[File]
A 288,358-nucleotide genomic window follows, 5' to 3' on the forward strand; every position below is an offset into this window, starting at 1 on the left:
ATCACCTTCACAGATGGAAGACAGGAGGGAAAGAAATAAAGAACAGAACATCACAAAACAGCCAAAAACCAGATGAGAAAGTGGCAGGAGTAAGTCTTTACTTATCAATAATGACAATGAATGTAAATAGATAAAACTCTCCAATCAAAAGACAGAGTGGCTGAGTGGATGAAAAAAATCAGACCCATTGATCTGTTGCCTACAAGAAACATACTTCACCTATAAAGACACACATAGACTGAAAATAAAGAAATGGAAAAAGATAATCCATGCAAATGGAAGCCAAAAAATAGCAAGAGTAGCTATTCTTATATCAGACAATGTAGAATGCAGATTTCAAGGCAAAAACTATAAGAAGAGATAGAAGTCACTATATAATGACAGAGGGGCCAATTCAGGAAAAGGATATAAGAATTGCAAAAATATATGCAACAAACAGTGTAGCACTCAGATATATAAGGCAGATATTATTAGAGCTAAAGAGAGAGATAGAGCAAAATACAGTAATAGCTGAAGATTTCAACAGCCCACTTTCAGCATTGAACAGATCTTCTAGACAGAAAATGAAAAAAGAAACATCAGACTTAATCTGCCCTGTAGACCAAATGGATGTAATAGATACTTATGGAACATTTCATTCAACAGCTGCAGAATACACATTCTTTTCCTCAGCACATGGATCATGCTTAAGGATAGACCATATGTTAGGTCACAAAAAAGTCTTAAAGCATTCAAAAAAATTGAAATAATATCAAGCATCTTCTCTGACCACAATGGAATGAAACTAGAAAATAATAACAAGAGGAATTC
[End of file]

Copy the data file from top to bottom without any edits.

A 288,358-nucleotide genomic window follows, 5' to 3' on the forward strand; every position below is an offset into this window, starting at 1 on the left:
ATCACCTTCACAGATGGAAGACAGGAGGGAAAGAAATAAAGAACAGAACATCACAAAACAGCCAAAAACCAGATGAGAAAGTGGCAGGAGTAAGTCTTTACTTATCAATAATGACAATGAATGTAAATAGATAAAACTCTCCAATCAAAAGACAGAGTGGCTGAGTGGATGAAAAAAATCAGACCCATTGATCTGTTGCCTACAAGAAACATACTTCACCTATAAAGACACACATAGACTGAAAATAAAGAAATGGAAAAAGATAATCCATGCAAATGGAAGCCAAAAAATAGCAAGAGTAGCTATTCTTATATCAGACAATGTAGAATGCAGATTTCAAGGCAAAAACTATAAGAAGAGATAGAAGTCACTATATAATGACAGAGGGGCCAATTCAGGAAAAGGATATAAGAATTGCAAAAATATATGCAACAAACAGTGTAGCACTCAGATATATAAGGCAGATATTATTAGAGCTAAAGAGAGAGATAGAGCAAAATACAGTAATAGCTGAAGATTTCAACAGCCCACTTTCAGCATTGAACAGATCTTCTAGACAGAAAATGAAAAAAGAAACATCAGACTTAATCTGCCCTGTAGACCAAATGGATGTAATAGATACTTATGGAACATTTCATTCAACAGCTGCAGAATACACATTCTTTTCCTCAGCACATGGATCATGCTTAAGGATAGACCATATGTTAGGTCACAAAAAAGTCTTAAAGCATTCAAAAAAATTGAAATAATATCAAGCATCTTCTCTGACCACAATGGAATGAAACTAGAAAATAATAACAAGAGGAATTC